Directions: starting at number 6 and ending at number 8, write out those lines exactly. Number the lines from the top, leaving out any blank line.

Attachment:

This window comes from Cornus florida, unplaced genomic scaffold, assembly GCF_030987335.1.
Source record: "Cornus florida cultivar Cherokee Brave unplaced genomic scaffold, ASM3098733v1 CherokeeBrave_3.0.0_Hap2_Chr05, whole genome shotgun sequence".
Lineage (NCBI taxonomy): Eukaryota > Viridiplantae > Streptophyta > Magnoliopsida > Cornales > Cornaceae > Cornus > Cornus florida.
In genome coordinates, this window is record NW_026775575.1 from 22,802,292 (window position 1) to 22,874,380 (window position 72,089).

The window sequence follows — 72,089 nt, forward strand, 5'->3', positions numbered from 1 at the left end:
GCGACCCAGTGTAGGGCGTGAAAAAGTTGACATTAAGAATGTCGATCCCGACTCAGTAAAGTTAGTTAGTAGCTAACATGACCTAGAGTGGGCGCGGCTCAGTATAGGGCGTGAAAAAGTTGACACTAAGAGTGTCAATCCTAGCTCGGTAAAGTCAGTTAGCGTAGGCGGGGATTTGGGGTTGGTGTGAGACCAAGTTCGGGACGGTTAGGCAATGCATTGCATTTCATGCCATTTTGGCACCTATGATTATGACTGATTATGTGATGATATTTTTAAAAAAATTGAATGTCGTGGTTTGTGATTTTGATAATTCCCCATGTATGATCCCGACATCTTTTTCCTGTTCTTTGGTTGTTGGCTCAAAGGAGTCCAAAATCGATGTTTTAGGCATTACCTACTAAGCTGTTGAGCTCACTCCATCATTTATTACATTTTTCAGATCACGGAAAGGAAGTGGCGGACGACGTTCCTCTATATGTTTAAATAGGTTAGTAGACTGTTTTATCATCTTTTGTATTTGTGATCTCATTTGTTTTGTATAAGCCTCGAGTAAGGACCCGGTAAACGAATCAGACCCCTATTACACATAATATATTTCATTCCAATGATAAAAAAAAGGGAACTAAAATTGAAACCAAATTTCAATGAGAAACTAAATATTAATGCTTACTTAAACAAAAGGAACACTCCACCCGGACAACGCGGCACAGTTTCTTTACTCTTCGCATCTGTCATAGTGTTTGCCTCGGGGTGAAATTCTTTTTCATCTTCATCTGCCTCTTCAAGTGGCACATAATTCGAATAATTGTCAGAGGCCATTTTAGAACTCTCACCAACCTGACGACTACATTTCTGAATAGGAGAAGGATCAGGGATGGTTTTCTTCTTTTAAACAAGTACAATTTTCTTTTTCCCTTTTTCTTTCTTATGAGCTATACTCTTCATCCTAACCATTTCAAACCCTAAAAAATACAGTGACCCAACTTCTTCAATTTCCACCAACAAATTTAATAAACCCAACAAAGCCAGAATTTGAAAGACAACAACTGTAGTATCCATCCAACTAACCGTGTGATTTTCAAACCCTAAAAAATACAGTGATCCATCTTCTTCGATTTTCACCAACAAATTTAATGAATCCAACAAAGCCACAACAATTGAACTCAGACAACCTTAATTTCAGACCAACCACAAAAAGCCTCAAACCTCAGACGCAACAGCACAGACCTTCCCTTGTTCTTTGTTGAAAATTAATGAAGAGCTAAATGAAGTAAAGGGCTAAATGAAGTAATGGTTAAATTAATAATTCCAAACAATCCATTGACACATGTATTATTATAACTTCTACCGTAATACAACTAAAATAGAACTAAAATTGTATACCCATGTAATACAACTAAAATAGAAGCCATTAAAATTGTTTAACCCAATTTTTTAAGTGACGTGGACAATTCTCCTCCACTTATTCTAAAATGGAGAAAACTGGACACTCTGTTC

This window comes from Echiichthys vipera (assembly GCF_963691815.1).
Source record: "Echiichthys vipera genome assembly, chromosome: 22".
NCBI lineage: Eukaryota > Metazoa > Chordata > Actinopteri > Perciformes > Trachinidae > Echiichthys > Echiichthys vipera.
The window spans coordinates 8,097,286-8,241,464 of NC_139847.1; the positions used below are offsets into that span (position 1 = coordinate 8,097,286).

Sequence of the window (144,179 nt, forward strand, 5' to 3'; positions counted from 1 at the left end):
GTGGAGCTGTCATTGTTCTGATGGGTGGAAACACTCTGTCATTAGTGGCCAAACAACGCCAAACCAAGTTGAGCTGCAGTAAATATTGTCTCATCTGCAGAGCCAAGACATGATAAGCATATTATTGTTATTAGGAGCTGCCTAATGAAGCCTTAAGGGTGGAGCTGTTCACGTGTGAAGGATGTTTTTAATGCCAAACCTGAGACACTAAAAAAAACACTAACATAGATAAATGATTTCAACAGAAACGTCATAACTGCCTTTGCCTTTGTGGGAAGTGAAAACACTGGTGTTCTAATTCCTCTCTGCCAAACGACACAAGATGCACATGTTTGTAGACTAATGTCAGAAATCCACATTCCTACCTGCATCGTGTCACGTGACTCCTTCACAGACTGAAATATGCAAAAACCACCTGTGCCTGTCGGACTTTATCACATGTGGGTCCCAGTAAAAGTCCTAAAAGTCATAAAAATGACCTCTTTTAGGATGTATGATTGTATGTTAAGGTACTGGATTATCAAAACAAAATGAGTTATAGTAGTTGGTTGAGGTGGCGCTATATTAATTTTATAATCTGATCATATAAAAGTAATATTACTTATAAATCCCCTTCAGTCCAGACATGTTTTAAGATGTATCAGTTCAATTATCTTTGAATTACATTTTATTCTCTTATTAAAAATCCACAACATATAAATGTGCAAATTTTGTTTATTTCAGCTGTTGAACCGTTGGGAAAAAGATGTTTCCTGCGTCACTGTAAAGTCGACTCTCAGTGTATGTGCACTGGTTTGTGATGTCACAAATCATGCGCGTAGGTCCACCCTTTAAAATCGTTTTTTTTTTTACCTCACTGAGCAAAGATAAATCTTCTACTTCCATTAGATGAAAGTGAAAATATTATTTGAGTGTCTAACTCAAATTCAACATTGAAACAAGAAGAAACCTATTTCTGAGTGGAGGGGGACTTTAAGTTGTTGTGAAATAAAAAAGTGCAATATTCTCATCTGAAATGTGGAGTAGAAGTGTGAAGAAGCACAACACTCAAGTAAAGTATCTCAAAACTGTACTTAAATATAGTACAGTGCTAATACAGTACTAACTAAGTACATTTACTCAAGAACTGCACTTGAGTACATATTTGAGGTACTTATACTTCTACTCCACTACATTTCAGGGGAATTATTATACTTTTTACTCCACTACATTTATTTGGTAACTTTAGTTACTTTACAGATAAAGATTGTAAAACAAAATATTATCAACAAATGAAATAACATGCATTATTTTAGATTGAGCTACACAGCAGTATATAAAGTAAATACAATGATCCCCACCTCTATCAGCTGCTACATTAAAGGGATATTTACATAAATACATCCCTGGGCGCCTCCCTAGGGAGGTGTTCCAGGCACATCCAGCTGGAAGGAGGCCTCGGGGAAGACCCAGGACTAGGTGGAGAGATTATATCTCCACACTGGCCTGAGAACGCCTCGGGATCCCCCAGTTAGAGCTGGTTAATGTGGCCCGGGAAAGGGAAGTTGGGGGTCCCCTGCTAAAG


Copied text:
GCGACCCAGTGTAGGGCGTGAAAAAGTTGACATTAAGAATGTCGATCCCGACTCAGTAAAGTTAGTTAGTAGCTAACATGACCTAGAGTGGGCGCGGCTCAGTATAGGGCGTGAAAAAGTTGACACTAAGAGTGTCAATCCTAGCTCGGTAAAGTCAGTTAGCGTAGGCGGGGATTTGGGGTTGGTGTGAGACCAAGTTCGGGACGGTTAGGCAATGCATTGCATTTCATGCCATTTTGGCACCTATGATTATGACTGATTATGTGATGATATTTTTAAAAAAATTGAATGTCGTGGTTTGTGATTTTGATAATTCCCCATGTATGATCCCGACATCTTTTTCCTGTTCTTTGGTTGTTGGCTCAAAGGAGTCCAAAATCGATGTTTTAGGCATTACCTACTAAGCTGTTGAGCTCACTCCATCATTTATTACATTTTTCAGATCACGGAAAGGAAGTGGCGGACGACGTTCCTCTATATGTTTAAATAGGTTAGTAGACTGTTTTATCATCTTTTGTATTTGTGATCTCATTTGTTTTGTATAAGCCTCGAGTAAGGACCCGGTAAACGAATCAGACCCCTATTACACATAATATATTTCATTCCAATGATAAAAAAAAGGGAACTAAAATTGAAACCAAATTTCAATGAGAAACTAAATATTAATGCTTACTTAAACAAAAGGAACACTCCACCCGGACAACGCGGCACAGTTTCTTTACTCTTCGCATCTGTCATAGTGTTTGCCTCGGGGTGAAATTCTTTTTCATCTTCATCTGCCTCTTCAAGTGGCACATAATTCGAATAATTGTCAGAGGCCATTTTAGAACTCTCACCAACCTGACGACTACATTTCTGAATAGGAGAAGGATCAGGGATGGTTTTCTTCTTTTAAACAAGTACAATTTTCTTTTTCCCTTTTTCTTTCTTATGAGCTATACTCTTCATCCTAACCATTTCAAACCCTAAAAAATACAGTGACCCAACTTCTTCAATTTCCACCAACAAATTTAATAAACCCAACAAAGCCAGAATTTGAAAGACAACAACTGTAGTATCCATCCAACTAACCGTGTGATTTTCAAACCCTAAAAAATACAGTGATCCATCTTCTTCGATTTTCACCAACAAATTTAATGAATCCAACAAAGCCACAACAATTGAACTCAGACAACCTTAATTTCAGACCAACCACAAAAAGCCTCAAACCTCAGACGCAACAGCACAGACCTTCCCTTGTTCTTTGTTGAAAATTAATGAAGAGCTAAATGAAGTAAAGGGCTAAATGAAGTAATGGTTAAATTAATAATTCCAAACAATCCATTGACACATGTATTATTATAACTTCTACCGTAATACAACTAAAATAGAACTAAAATTGTATACCCATGTAATACAACTAAAATAGAAGCCATTAAAATTGTTTAACCCAATTTTTTAAGTGACGTGGACAATTCTCCTCCACTTATTCTAAAATGGAGAAAACTGGACACTCTGTTC

This window comes from Echiichthys vipera (assembly GCF_963691815.1).
Source record: "Echiichthys vipera genome assembly, chromosome: 22".